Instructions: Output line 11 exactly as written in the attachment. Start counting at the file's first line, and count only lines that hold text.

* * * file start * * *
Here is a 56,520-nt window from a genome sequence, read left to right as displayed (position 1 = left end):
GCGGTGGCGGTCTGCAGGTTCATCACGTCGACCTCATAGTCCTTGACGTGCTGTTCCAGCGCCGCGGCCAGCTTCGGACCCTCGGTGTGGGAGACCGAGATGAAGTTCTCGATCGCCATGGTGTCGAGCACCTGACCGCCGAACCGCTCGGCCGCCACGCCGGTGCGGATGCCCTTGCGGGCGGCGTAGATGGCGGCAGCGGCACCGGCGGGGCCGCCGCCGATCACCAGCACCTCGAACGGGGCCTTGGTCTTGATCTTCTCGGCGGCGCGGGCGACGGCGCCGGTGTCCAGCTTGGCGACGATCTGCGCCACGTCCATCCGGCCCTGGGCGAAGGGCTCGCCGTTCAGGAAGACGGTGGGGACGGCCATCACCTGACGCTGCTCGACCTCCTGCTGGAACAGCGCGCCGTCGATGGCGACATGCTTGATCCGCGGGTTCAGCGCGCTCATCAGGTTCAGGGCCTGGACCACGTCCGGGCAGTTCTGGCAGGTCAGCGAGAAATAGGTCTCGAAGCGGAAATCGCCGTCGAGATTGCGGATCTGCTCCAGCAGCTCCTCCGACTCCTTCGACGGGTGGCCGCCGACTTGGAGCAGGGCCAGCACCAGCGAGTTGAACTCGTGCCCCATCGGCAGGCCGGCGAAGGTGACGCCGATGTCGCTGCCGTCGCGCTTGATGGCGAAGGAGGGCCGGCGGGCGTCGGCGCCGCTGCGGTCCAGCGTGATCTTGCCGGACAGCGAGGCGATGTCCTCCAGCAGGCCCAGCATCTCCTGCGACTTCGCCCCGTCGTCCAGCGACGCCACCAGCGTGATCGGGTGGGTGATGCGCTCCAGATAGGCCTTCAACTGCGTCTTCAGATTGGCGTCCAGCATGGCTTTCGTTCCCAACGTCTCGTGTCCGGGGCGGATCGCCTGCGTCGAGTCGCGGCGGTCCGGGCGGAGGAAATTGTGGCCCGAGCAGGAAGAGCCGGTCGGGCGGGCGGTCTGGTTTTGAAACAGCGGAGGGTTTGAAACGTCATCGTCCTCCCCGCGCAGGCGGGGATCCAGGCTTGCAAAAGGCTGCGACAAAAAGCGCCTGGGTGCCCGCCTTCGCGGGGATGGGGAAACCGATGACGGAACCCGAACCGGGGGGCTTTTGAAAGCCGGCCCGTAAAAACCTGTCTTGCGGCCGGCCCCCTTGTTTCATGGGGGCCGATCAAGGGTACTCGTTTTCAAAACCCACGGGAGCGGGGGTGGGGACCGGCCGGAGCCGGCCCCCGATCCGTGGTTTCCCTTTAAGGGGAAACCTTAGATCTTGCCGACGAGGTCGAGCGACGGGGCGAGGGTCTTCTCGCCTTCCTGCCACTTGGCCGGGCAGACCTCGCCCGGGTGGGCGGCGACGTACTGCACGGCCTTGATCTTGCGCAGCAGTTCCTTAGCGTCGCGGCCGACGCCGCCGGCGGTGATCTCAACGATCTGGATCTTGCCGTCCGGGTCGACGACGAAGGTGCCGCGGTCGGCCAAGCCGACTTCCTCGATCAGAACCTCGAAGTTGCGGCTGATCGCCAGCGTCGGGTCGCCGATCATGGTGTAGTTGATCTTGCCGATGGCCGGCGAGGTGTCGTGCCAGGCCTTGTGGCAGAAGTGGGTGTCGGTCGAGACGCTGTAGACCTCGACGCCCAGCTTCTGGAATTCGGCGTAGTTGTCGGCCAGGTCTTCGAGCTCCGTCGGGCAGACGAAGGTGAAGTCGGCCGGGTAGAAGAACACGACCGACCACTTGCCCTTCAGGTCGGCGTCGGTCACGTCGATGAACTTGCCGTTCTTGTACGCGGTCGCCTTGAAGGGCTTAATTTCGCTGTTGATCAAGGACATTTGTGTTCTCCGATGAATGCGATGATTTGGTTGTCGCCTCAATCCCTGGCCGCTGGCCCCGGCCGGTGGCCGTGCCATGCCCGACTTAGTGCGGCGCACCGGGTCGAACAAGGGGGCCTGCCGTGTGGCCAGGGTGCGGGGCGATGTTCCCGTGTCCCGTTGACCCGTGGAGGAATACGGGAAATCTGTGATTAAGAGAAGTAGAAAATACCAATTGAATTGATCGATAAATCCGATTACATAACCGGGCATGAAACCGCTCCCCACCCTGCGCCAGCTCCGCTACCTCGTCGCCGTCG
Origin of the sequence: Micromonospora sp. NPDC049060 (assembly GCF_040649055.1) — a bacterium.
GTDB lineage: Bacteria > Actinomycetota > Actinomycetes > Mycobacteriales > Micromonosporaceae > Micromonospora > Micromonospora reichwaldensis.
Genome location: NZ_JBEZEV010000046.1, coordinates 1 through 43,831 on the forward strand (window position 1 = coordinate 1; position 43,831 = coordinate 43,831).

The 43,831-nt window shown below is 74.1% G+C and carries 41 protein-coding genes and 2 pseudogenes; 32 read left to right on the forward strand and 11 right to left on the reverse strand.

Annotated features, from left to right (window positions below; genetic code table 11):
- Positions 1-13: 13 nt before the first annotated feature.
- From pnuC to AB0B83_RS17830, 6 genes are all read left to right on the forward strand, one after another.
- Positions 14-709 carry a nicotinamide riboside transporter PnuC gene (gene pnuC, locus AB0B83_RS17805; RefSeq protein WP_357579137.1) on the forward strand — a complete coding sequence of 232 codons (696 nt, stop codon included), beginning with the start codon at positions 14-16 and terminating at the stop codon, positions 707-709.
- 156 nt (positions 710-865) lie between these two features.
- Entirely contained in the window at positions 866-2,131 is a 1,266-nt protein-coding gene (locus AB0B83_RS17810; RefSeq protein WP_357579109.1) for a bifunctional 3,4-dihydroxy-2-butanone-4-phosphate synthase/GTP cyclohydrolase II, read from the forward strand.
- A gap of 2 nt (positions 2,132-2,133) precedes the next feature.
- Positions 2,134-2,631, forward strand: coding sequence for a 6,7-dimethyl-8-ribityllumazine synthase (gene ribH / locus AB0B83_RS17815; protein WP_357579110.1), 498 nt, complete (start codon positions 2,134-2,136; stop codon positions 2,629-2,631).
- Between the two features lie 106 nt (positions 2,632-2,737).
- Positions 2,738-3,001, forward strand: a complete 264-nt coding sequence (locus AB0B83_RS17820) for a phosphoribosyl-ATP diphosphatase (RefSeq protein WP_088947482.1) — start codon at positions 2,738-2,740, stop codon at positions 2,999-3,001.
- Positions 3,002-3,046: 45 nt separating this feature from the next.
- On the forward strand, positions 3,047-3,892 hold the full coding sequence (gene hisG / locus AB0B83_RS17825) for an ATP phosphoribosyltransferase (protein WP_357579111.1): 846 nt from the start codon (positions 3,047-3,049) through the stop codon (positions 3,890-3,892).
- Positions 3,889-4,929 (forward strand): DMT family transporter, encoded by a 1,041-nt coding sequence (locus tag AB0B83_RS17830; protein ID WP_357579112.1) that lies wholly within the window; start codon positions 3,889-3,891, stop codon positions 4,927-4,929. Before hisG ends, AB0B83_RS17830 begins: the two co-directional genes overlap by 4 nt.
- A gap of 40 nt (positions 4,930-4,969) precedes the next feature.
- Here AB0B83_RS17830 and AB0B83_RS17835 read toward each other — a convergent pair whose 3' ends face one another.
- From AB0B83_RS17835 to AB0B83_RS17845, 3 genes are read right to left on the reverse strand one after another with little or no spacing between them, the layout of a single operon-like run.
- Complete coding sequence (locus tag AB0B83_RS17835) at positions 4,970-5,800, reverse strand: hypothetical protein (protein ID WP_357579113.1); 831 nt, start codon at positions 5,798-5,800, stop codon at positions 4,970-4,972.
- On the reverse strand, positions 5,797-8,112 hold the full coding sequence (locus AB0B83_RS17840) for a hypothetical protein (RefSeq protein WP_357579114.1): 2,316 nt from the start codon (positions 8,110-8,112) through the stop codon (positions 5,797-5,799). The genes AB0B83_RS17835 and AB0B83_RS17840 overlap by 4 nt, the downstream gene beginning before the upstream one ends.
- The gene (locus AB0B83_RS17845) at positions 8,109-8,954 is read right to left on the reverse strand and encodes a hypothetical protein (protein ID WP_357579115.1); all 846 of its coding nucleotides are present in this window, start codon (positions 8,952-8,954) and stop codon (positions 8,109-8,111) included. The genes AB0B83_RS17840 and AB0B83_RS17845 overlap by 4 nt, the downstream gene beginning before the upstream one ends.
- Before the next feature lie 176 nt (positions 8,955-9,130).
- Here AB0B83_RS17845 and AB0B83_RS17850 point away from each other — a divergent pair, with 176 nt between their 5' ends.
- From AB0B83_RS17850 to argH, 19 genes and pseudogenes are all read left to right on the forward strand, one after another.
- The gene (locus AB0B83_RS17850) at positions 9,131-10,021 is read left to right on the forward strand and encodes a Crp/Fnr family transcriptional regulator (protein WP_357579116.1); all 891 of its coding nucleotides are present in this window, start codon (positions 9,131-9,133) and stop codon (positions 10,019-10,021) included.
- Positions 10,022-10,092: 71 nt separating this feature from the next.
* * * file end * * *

- 156 nt (positions 710-865) lie between these two features.